Wired has just reported, in a piece on the rocket-ship microblogging service Twitter, that they will be bringing in revenue of “a modest $4 million or so this year.” After endless months of technologist babble over Twitter’s ability to monetize, it looks like they are finally turning on the revenue tap.
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Still, a total of four million dollars in revenue is paltry when stacked against the $100 million they recently raised. This corroborates my previous statements that Twitter’s VC valuation, and the numbers thought up by technologists were far out of the park.
The Wired piece is almost damning on the Twitter leadership, discussing how they feel blase toward making money and instead focus on “spend[ing] lots of time concocting schemes to boost the happiness quotient of a workforce.” Hardly what a hard-nosed VC would want to hear.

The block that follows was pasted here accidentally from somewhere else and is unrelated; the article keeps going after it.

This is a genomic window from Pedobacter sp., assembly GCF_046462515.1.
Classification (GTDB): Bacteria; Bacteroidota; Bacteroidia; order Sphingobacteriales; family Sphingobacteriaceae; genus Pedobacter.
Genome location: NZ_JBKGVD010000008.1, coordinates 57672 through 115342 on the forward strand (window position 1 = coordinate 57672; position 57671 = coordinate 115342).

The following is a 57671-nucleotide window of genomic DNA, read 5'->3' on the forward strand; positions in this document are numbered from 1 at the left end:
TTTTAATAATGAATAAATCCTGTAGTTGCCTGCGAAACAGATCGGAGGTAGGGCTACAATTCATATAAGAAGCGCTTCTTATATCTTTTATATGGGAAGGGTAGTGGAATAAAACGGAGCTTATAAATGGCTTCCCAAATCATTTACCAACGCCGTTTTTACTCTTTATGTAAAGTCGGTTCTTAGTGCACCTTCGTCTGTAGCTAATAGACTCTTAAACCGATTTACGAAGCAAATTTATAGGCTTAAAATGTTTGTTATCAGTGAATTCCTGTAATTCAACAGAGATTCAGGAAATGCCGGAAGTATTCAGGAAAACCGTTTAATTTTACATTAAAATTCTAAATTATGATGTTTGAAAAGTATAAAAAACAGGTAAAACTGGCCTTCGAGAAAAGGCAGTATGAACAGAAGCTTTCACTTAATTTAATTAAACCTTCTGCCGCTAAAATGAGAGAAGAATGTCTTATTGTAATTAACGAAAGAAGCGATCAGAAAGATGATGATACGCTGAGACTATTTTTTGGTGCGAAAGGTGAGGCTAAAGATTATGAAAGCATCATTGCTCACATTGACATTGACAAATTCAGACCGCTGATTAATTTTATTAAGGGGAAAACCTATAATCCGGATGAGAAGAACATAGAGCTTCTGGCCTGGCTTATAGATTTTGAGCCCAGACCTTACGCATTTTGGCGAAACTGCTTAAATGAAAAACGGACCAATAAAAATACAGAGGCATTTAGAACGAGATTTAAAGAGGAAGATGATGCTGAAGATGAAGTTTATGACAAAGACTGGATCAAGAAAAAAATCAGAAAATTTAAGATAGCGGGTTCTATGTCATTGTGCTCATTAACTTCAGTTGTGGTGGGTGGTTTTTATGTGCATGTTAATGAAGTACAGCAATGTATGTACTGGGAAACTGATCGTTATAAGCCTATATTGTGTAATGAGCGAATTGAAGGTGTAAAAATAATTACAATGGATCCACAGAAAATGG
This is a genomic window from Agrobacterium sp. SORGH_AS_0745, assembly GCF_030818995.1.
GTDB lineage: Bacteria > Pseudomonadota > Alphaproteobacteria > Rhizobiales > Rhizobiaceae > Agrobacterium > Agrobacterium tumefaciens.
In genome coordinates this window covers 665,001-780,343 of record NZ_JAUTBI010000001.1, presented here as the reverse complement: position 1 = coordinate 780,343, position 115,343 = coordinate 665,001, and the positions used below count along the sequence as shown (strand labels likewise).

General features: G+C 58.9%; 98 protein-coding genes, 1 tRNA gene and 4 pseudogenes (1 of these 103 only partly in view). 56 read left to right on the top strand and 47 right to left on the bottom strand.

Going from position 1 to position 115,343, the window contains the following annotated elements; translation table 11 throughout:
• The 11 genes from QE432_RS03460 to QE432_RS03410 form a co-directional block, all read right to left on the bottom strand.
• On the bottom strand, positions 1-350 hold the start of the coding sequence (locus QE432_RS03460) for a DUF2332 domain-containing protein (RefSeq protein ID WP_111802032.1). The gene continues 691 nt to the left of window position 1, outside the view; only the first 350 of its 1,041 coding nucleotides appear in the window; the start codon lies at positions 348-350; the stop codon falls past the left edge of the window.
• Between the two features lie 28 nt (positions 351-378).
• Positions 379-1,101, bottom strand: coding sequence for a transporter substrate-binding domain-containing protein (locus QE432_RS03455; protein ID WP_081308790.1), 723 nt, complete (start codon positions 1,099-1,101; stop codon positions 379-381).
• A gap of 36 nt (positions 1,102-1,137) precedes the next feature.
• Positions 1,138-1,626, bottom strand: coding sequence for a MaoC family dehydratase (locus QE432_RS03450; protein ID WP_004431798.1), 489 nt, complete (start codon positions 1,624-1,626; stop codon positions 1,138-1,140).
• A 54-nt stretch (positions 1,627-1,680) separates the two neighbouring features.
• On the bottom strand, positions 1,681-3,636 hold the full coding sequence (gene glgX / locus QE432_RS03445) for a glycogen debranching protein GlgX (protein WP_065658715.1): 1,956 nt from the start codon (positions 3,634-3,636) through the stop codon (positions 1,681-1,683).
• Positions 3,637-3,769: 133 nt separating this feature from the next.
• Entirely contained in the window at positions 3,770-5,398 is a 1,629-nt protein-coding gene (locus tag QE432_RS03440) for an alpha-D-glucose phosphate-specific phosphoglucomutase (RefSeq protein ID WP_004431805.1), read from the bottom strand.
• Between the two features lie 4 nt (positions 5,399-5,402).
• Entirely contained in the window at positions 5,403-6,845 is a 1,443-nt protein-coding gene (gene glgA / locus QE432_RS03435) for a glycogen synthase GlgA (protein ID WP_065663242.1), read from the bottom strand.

We are not sure exactly where this four million dollars in revenue is coming from, at least for the moment. However, we do have some speculation of our own. Twitter could be charging major platform operators for API access for their users. Perhaps when the allowed API hits per user went from 100, to 150, the creators of Seesmic and TweetDeck had to pay.
Or, perhaps Twitter is selling access to its streaming API. The Firehose level of the API, all tweets that are sent, is still so restricted that Twitter asks that you do not even request access to it. Something that high in demand could be sold for quite a sum. If Twitter found one major client for Firehose, that alone could fill the four million gap.
For now, the Twitter web interface is free of ads, although for some time, the Japanese specific Twitter website had advertisements. Twitter could perhaps be forecasting the four million, and might add in a few text links to juice up the cash.
However they are going to make the money, Twitter is about to finally bury the question that has so kept us chattering: how will Twitter make money?
You can read the whole piece here.